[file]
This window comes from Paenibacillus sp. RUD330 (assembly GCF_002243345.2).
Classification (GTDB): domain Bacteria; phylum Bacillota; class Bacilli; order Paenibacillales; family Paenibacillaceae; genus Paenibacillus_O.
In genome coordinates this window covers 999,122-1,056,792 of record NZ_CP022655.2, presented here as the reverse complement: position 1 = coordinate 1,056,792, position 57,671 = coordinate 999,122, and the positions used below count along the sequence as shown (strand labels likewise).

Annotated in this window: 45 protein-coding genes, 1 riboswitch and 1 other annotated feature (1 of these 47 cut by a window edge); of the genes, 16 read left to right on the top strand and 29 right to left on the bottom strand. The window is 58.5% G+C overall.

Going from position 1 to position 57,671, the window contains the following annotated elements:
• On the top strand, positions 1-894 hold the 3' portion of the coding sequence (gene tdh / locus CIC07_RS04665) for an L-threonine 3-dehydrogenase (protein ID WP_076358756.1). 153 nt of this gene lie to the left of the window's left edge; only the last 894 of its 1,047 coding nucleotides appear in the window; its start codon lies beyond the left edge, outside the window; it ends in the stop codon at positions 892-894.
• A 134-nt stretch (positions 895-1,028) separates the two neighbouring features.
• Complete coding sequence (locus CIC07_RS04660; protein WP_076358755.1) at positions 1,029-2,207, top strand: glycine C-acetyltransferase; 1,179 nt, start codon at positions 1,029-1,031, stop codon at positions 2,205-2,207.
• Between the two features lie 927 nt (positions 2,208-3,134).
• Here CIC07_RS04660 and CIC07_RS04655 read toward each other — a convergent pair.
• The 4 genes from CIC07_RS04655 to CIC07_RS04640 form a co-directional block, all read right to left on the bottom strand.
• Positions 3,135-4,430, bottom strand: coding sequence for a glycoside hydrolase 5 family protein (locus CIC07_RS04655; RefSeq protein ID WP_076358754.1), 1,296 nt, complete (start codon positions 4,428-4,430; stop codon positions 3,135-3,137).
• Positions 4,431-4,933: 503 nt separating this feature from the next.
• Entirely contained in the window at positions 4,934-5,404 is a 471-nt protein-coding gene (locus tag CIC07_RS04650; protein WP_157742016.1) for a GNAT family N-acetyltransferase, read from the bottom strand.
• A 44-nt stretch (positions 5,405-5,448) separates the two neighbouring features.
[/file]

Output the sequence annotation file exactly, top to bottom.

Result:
This window comes from Paenibacillus sp. RUD330 (assembly GCF_002243345.2).
Classification (GTDB): domain Bacteria; phylum Bacillota; class Bacilli; order Paenibacillales; family Paenibacillaceae; genus Paenibacillus_O.
In genome coordinates this window covers 999,122-1,056,792 of record NZ_CP022655.2, presented here as the reverse complement: position 1 = coordinate 1,056,792, position 57,671 = coordinate 999,122, and the positions used below count along the sequence as shown (strand labels likewise).

Annotated in this window: 45 protein-coding genes, 1 riboswitch and 1 other annotated feature (1 of these 47 cut by a window edge); of the genes, 16 read left to right on the top strand and 29 right to left on the bottom strand. The window is 58.5% G+C overall.

Going from position 1 to position 57,671, the window contains the following annotated elements:
• On the top strand, positions 1-894 hold the 3' portion of the coding sequence (gene tdh / locus CIC07_RS04665) for an L-threonine 3-dehydrogenase (protein ID WP_076358756.1). 153 nt of this gene lie to the left of the window's left edge; only the last 894 of its 1,047 coding nucleotides appear in the window; its start codon lies beyond the left edge, outside the window; it ends in the stop codon at positions 892-894.
• A 134-nt stretch (positions 895-1,028) separates the two neighbouring features.
• Complete coding sequence (locus CIC07_RS04660; protein WP_076358755.1) at positions 1,029-2,207, top strand: glycine C-acetyltransferase; 1,179 nt, start codon at positions 1,029-1,031, stop codon at positions 2,205-2,207.
• Between the two features lie 927 nt (positions 2,208-3,134).
• Here CIC07_RS04660 and CIC07_RS04655 read toward each other — a convergent pair.
• The 4 genes from CIC07_RS04655 to CIC07_RS04640 form a co-directional block, all read right to left on the bottom strand.
• Positions 3,135-4,430, bottom strand: coding sequence for a glycoside hydrolase 5 family protein (locus CIC07_RS04655; RefSeq protein ID WP_076358754.1), 1,296 nt, complete (start codon positions 4,428-4,430; stop codon positions 3,135-3,137).
• Positions 4,431-4,933: 503 nt separating this feature from the next.
• Entirely contained in the window at positions 4,934-5,404 is a 471-nt protein-coding gene (locus tag CIC07_RS04650; protein WP_157742016.1) for a GNAT family N-acetyltransferase, read from the bottom strand.
• A 44-nt stretch (positions 5,405-5,448) separates the two neighbouring features.